by Joe Shea
January 31, 2012
SEN. JOHN THUNE IS YOUR CANDIDATE, REPUBLICANS!
INDIANAPOLIS, Ind. -- In 5,000 years, we have not changed how we teach school. We still have one teacher standing in front of a classroom, lecturing.
Think about that. In 5,000 years, empires and civilizations have risen and fallen. We have created the chariot, the automobile, the airplane, and can shuttlee people into Space. We have invented the printing press, typewriters, and computers. We invented alphabets, books, newspapers, and the Internet. We invented radio, television, and telephones. And now we can communicate across 14,000 by video on a telephone the size of a deck of cards.
But in 5,000 years, we have not found a newer, better way to teach. We still have one person lecturing to a group of 10, 30, 500 people, forcing everyone to learn exactly the same material at the exact same pace.
Even though research has proven again and again that people have different learning styles, we have educated billions and billions of people for more than 50 centuries using the very same boring, unimaginative, tedious method as every other teacher. On. The. Planet.
It's not the teachers' fault. It's the job they're expected to do. It's how they were trained. But no one has really come up with anything new.
Some pioneering teachers around the world are starting to break with tradition by allowing learners to use smartphones (iPhones and Androids) and tablets (iPads and eBook readers) as a way to share information and educate students.
"This will encourage students to goof around," say opponents who still think a 5,000-year-old teaching method is the only way to learn. "It will disrupt their education."
"We can't have kids using technology like this in the classroom. How do we know if they're paying attention?" say opponents, echoing statements from 35 years ago when they wanted to put a TV in my 4th grade classroom.
This problem may come to a head within the next five years, as more and more educational information is being put online, and can only be accessed by via laptops and WiFi connections, tablets, or cell phones. There will come a time when there is so much good information that a teacher cannot be expected to teach it all, let alone know it all.
That time is not today. There are still schools that are cracking down on students who use their phones in the classroom. Whether they're texting, playing games, taking photos of a teacher taking a nap in class, watching videos, students are not allowed to --
In Mustang, Okla., a ninth grade student was suspended for taking a picture with his mobile phone of a substitute teacher taking a nap during class, according to a story from the KOCO website, Oklahoma City's ABC affiliate.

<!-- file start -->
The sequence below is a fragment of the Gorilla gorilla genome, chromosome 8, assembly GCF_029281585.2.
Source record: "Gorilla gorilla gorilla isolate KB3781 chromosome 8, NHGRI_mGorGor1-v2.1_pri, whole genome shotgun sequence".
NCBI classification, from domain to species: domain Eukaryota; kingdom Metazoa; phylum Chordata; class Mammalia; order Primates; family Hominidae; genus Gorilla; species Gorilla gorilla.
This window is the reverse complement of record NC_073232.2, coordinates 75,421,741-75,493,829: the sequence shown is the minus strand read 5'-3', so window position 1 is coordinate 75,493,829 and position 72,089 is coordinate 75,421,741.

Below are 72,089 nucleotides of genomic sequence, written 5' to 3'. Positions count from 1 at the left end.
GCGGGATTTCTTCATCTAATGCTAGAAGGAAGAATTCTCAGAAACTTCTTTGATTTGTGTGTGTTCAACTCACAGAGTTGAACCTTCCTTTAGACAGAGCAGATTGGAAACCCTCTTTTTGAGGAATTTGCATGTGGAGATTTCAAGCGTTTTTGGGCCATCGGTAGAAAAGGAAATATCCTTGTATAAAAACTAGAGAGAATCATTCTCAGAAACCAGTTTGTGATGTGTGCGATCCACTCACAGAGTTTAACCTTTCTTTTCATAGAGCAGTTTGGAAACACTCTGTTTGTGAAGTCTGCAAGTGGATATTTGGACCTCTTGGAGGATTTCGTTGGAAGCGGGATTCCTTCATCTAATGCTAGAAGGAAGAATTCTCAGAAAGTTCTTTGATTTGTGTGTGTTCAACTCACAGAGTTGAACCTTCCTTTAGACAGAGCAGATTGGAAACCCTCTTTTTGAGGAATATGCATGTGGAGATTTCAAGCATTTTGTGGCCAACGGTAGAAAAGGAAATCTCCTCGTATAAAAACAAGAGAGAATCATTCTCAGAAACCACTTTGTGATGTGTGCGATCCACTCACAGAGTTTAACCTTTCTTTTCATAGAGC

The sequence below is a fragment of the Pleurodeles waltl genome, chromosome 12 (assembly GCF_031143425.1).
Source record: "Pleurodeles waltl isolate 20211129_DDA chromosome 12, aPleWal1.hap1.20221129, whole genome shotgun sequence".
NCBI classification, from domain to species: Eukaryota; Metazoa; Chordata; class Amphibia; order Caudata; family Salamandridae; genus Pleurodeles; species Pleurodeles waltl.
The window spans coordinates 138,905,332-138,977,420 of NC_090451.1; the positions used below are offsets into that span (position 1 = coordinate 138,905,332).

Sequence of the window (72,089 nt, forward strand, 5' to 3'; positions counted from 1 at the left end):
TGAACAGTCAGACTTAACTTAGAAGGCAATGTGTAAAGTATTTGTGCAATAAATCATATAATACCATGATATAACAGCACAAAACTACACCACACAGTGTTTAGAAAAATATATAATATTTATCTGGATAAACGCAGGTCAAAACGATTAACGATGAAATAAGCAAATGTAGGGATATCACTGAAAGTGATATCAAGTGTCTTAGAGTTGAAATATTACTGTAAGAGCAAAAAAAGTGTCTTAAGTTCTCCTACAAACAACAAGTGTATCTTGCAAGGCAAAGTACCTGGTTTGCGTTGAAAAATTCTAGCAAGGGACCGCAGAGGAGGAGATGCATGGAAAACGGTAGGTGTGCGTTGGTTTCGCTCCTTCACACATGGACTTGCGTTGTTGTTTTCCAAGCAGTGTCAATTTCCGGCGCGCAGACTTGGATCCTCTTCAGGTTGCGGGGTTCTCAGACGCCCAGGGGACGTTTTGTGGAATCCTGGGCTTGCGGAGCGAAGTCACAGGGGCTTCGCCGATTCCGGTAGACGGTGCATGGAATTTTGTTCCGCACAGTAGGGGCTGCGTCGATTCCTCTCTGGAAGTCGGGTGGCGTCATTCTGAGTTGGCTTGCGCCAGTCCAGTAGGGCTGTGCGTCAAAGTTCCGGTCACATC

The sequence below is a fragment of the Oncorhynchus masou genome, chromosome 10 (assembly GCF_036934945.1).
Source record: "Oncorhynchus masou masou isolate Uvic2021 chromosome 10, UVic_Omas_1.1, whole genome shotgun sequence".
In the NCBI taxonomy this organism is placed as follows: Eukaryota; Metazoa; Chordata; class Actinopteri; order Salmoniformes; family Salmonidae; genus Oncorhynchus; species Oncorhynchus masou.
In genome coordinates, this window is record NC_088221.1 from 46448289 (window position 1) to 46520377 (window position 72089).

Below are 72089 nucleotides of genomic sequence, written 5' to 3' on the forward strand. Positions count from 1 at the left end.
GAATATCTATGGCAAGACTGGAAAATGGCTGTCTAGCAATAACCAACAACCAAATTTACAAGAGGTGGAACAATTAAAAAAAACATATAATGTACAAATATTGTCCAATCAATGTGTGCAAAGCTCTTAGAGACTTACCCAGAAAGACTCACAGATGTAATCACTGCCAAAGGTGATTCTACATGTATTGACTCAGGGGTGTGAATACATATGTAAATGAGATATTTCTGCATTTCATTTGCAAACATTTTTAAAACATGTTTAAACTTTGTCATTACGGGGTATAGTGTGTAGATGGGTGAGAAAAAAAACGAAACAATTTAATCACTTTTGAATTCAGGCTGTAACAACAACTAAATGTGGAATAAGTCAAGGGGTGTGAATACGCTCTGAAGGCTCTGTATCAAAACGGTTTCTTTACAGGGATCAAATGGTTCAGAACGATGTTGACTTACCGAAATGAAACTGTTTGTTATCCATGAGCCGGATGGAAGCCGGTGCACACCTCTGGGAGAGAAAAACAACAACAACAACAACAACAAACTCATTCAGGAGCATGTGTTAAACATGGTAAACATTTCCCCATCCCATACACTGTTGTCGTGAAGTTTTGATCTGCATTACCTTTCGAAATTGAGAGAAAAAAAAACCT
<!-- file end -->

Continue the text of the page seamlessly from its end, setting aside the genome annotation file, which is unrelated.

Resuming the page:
Needless to say, the principal's short-sightedness has some parents fairly upset.
"If anything, they should have been reprimanded for having a phone, but they probably took it to an extreme because they caught a teacher doing something they weren't supposed to be doing," said Steven Graulich, a parent, who is apparently a big fan of the word "they."
District officials refuse to discuss any details, but they did say they would take "appropriate follow-up action" against the substitute teacher. Officials also reiterated the rule that students are allowed to have a "telecommunication device" at school but are not allowed to use it during the school day.
(Leave it to a bureaucrat to say "telecommunication device" when the rest of the world says "phone.")
In other words, if the student instead had a digital camera, that would have been okay.
While this is a mild case of Zero Tolerance, I'm still surprised that the school would suspend a student for catching a teacher doing something that is even more against the rules.
It's like punishing a student for yelling in school when she warns everyone about a fire. Or for using the Heimlich maneuver to save another student, despite a strict "no hugging" policy.
Despite - or maybe because of - using the same teaching methods for the past 5,000 years, many school administrators have lost all common sense when it comes to dealing with certain situations. This is one of those situations. Rather than suspend the student, why not just remind him or her of the "no mobile phone" policy, and thank him for bringing a very serious matter to their attention?
Hopefully the national attention this story is getting will help the Mustang School Board and the school's administration recognize their short-sightedness, and they will actually learn from it. It could be one of the few times an educator learns something that didn't come from a classroom.
Erik Deckers is a professional blogger, book author, award-winning playwright, travel writer, and humor columnist in Indianapolis, Ind.